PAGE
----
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Introduction: Several studies have reported the importance of vitamin D status to musculoskeletal health in populations of older adults. Here we report relationships between circulating serum 25(OH)D and musculoskeletal health in a community cohort of UK adults in midlife and investigate whether environmental (dietary intake, use of supplements) and/or genetic factors (4 SNPs previously related to vitamin D status) play more significant roles in determining vitamin D status in this population. Methods: Participants were recruited from the Hertfordshire Cohort Study, an established longitudinal cohort study of community dwelling adults and were seen at baseline and follow up 9-12 years later. Lumbar spine and total femur BMD were measured at baseline using a Hologic QDR 4500 instrument. Osteoarthritis (OA) was defined by radiographs of the knees graded according to Kellgren & Lawrence at both time points. Serum 25(OH)D concentrations were measured using a DiaSorin Liaison chemiluminescent assay. Genotyping of 4 SNPs previously associated with 25(OH)D values were assessed: (rs12785878 (DHCR7), rs10741657 (CYP2R1) and rs6013897 (CYP24A1)) and a fourth SNP (rs4588), described as "a near-perfect proxy (i.e. substitute) for rs2282679 on the GC gene". Results: 820 subjects (397 men, 423 women) participated at baseline, and 339 of these 820 subjects (164 men; 175 women) participated in a follow up study of OA progression. The median (IQR) age of participants at baseline was 64.0 (61.8-66.5) and 65.5 (63.3-67.6) for men and women respectively. Median circulating levels of 25(OH)D were 44.6 (35.0-63.0) nmol/L and 41.3 (29.8-53.5) nmol/L in men and women respectively. Circulating 25(OH)D was strongly associated with season of blood testing (p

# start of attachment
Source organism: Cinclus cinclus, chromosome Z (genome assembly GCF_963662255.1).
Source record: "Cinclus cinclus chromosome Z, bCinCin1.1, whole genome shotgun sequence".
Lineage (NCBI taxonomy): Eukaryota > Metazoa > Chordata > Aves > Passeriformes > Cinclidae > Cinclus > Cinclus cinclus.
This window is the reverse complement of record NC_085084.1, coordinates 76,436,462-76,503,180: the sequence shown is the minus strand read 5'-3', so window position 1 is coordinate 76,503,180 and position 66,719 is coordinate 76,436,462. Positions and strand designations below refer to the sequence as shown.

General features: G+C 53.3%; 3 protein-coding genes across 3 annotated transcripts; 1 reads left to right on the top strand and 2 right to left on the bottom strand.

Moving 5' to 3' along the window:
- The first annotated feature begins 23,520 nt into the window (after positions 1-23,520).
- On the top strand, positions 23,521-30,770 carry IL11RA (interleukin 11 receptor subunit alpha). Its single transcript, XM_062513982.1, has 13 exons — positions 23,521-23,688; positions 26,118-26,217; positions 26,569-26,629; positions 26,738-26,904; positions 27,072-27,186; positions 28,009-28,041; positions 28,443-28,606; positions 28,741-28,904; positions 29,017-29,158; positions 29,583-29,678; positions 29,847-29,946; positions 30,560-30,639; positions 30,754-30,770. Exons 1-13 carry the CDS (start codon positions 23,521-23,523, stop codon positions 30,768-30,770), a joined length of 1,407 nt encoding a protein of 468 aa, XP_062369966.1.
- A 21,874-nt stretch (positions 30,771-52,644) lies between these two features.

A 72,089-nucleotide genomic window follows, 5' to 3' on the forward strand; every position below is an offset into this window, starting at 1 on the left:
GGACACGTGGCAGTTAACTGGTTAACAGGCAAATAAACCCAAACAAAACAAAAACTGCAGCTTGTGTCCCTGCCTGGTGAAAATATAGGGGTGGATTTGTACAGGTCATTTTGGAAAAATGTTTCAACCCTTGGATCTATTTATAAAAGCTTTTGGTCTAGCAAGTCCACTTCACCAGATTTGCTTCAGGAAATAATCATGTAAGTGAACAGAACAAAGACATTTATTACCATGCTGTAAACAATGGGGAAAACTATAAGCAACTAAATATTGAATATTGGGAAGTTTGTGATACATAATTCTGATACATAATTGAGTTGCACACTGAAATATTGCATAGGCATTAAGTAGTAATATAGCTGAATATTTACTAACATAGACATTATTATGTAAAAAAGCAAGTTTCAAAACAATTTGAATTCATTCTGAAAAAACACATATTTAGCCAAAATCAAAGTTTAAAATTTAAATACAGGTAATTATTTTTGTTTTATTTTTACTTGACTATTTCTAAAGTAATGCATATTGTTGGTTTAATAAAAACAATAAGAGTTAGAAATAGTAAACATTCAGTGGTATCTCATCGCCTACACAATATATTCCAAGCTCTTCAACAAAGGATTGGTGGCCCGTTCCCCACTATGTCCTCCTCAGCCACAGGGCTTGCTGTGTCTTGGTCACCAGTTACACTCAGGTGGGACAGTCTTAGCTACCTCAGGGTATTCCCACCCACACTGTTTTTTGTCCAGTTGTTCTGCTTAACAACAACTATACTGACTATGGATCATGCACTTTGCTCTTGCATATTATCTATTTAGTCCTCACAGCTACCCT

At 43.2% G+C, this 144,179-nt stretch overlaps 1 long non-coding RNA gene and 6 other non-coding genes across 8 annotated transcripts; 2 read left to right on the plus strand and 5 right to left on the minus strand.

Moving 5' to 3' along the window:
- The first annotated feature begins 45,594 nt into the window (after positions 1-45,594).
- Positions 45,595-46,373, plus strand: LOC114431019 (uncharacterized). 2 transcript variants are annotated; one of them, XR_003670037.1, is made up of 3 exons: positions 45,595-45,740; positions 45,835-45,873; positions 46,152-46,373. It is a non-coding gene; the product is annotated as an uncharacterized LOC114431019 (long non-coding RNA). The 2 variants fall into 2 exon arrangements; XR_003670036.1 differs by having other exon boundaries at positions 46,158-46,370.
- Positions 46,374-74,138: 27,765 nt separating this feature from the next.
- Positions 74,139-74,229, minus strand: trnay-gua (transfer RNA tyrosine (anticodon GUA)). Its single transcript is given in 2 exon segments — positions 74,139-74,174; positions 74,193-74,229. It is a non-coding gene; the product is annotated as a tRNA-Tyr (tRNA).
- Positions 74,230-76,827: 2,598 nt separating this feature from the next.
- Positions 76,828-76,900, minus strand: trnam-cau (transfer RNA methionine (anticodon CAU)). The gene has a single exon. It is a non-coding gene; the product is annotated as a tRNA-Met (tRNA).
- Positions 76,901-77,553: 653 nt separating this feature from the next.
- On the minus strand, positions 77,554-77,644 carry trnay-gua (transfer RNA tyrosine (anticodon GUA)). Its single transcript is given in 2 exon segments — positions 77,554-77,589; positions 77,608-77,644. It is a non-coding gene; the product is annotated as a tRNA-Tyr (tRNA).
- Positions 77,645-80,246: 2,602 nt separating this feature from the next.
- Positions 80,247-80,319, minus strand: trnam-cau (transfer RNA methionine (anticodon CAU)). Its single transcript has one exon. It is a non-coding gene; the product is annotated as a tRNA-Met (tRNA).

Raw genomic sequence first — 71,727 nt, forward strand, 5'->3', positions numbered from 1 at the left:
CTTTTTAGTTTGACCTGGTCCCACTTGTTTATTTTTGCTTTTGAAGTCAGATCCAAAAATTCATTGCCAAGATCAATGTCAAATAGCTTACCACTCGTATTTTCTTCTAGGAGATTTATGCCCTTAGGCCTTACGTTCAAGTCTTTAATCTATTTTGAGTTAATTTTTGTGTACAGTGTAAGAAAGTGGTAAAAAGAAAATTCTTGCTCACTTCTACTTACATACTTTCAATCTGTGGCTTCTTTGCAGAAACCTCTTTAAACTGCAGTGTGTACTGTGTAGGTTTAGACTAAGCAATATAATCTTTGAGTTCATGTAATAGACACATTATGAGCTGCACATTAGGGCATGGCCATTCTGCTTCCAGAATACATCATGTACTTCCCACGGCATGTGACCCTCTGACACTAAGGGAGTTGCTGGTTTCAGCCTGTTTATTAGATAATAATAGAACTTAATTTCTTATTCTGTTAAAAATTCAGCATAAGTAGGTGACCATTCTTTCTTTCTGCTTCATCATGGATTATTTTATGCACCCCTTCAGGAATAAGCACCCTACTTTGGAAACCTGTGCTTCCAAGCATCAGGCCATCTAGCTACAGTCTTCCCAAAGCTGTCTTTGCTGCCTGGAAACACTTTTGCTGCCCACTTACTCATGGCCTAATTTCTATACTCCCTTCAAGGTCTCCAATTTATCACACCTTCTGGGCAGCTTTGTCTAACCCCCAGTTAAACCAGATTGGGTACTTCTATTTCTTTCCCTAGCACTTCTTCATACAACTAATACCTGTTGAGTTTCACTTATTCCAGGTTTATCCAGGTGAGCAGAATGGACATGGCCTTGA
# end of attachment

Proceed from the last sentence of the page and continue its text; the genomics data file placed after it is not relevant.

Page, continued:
Original publication




Journal article


Metabol open

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Bone, Cohort, Genetic, Joint, Season, Vitamin D status